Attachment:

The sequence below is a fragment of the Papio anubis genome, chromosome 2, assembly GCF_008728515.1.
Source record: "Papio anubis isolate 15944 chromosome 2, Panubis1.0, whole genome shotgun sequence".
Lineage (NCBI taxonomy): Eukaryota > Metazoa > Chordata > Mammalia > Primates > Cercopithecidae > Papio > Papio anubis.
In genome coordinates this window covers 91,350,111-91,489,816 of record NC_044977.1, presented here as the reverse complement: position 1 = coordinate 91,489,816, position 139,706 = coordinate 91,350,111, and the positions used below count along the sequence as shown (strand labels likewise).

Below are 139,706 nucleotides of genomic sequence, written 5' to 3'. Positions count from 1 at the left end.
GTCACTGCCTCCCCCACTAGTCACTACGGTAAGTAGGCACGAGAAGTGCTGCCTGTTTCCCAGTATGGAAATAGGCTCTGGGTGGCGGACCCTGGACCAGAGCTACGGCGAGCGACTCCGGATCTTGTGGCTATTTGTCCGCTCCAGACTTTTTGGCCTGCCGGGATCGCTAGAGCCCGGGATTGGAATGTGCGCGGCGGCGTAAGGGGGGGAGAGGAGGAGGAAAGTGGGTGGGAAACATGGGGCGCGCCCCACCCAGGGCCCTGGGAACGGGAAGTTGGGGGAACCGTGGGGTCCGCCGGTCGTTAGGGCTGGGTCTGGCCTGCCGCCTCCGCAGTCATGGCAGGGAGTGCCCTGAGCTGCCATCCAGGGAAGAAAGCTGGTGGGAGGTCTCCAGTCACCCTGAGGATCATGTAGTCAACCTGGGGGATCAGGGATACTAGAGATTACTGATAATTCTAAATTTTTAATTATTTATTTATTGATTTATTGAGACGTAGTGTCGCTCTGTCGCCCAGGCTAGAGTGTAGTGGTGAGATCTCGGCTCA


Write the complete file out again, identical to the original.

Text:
The sequence below is a fragment of the Papio anubis genome, chromosome 2, assembly GCF_008728515.1.
Source record: "Papio anubis isolate 15944 chromosome 2, Panubis1.0, whole genome shotgun sequence".
Lineage (NCBI taxonomy): Eukaryota > Metazoa > Chordata > Mammalia > Primates > Cercopithecidae > Papio > Papio anubis.
In genome coordinates this window covers 91,350,111-91,489,816 of record NC_044977.1, presented here as the reverse complement: position 1 = coordinate 91,489,816, position 139,706 = coordinate 91,350,111, and the positions used below count along the sequence as shown (strand labels likewise).

Below are 139,706 nucleotides of genomic sequence, written 5' to 3'. Positions count from 1 at the left end.
GTCACTGCCTCCCCCACTAGTCACTACGGTAAGTAGGCACGAGAAGTGCTGCCTGTTTCCCAGTATGGAAATAGGCTCTGGGTGGCGGACCCTGGACCAGAGCTACGGCGAGCGACTCCGGATCTTGTGGCTATTTGTCCGCTCCAGACTTTTTGGCCTGCCGGGATCGCTAGAGCCCGGGATTGGAATGTGCGCGGCGGCGTAAGGGGGGGAGAGGAGGAGGAAAGTGGGTGGGAAACATGGGGCGCGCCCCACCCAGGGCCCTGGGAACGGGAAGTTGGGGGAACCGTGGGGTCCGCCGGTCGTTAGGGCTGGGTCTGGCCTGCCGCCTCCGCAGTCATGGCAGGGAGTGCCCTGAGCTGCCATCCAGGGAAGAAAGCTGGTGGGAGGTCTCCAGTCACCCTGAGGATCATGTAGTCAACCTGGGGGATCAGGGATACTAGAGATTACTGATAATTCTAAATTTTTAATTATTTATTTATTGATTTATTGAGACGTAGTGTCGCTCTGTCGCCCAGGCTAGAGTGTAGTGGTGAGATCTCGGCTCA